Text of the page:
Securing Active Directory Administrators Groups

A hard and fast method for reducing Active Directory Administrators members.

Introduction

Anyone that has gone through any security hardening process can confirm that simply saying something was done incorrectly does not mean that you can just apply suggested remediation steps, especially in a mature environment.

 

Take recommendation Appendix E, F and G from the AD DS Operations Best Practices for Securing Active Directory for example, even though I agree with all of the points, just removing user accounts from the Administrators groups (Enterprise Admins, Domain Admins or Administrators) without addressing the application requirement could have a significant impact on
daily operations.

 

Based on my experience, the biggest reason why user and service accounts were added to Domain Admins and the like was that default delegation model in Active Directory lacks an appropriate group that just gives server/workstation administrative rights.

 

This article describes the process of creating these delegation groups so that members of Domain Admins etc. can be removed without any impact, drastically increasing Active Directory overall security. It must be stressed that this is an intermediate
process, the lesser of two evils if you will and that these other issues will be addressed in future articles.

 

Creating Global Administrators Delegation

1) WMI Filters

Create WMI filter that will identify the three device types. In the article two of these, All Servers except Domain Controllers and All Workstations will be used. This allows
delegation policy to apply to the correct device type dynamically.

 

a) Create an All Workstations WMI filter according to company naming convention

Select * from WIN32_OperatingSystem where ProductType=1

 

 

b) Create an All Domain Controllers WMI filter according to company naming convention

Select * from WIN32_OperatingSystem where ProductType=2

 

 

c) Create an All Servers except Domain Controllers WMI filter according to company naming convention

Select * from WIN32_OperatingSystem where ProductType=3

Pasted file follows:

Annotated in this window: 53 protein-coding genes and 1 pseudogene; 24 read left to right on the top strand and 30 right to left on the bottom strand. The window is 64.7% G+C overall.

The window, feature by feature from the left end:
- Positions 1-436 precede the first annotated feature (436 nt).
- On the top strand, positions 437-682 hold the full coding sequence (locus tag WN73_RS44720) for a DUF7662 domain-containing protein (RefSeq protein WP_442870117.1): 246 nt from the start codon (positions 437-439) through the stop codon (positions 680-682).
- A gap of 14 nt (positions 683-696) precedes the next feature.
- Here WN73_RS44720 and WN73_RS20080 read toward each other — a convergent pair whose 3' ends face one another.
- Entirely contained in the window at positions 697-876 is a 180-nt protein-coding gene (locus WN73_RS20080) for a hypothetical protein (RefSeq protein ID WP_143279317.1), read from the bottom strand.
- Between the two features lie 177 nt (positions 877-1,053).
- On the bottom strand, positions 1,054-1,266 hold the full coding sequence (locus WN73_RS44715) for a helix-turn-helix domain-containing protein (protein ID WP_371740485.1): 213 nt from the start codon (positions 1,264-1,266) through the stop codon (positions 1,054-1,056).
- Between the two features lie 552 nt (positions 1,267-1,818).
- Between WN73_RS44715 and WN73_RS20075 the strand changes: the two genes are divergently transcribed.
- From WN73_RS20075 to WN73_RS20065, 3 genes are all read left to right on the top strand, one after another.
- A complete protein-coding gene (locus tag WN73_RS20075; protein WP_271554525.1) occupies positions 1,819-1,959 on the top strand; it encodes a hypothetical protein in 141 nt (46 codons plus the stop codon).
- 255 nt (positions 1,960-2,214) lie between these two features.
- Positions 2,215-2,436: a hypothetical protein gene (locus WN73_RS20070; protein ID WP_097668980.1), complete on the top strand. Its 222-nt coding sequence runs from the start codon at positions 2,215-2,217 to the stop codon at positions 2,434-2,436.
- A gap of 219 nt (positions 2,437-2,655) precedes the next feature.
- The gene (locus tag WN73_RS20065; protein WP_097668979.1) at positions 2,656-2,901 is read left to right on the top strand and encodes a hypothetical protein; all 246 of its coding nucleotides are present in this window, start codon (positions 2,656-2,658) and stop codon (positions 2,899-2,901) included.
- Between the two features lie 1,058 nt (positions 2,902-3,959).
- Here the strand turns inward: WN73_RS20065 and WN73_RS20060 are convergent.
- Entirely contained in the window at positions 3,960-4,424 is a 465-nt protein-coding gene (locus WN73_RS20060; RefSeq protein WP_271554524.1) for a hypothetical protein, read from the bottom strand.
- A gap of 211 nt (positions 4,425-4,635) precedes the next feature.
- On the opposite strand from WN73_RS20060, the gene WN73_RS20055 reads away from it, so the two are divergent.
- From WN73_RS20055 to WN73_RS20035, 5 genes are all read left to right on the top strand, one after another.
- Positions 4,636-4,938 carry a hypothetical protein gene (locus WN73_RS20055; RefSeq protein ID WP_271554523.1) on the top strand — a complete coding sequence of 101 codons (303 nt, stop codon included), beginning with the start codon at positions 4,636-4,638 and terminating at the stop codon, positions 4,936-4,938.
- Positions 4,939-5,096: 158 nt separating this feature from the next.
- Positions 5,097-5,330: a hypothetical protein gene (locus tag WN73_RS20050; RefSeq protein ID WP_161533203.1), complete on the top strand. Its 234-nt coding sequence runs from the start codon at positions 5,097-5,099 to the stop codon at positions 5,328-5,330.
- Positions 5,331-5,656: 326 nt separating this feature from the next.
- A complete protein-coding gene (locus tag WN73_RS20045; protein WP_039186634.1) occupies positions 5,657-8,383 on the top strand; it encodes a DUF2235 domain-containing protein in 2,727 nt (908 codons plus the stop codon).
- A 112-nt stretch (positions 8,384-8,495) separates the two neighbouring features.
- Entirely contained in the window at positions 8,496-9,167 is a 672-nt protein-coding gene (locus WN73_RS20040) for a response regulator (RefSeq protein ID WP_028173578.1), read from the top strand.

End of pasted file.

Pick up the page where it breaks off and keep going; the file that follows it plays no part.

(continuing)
2) Groups

Create a group for each device type and a group that will have rights to all device types. These will contain the administrators for each device type.

 

a) Create Global Server Administrators group, Global Workstations Administrators group and Global Administrators group according to company naming convention.

 

 

b) Add Global Administrators group as a member of both Global Server Administrators group and Global Workstations Administrators group.

 

 

3) Group Policies

Create a group policy for each device type. It should filter based on the device types and will contain the delegation settings.

 

3.1) Global Server Administrators Group Policy

 

a) Create new GPO and name it according to company naming convention. It will contain the configuration of the Global Server Administrators group.

 

 

b) Ensure group policy is linked from domain root and that it is enforced. Link the All Servers except Domain Controllers WMI filter to group policy.

 

 

c) Add Administrators group to Restricted Groups and add Global Server Administrators group as a member. This is mainly done for legacy devices.

 

 

d) Add Administrators (built-in) group to Local Users and Groups preference update item and add Global Server Administrators group as a member.

 

3.2) Global Workstations Administrators Group Policy

 

a) Create new GPO and name it according to company naming convention. It will contain the configuration of the Global Workstation Administrators group.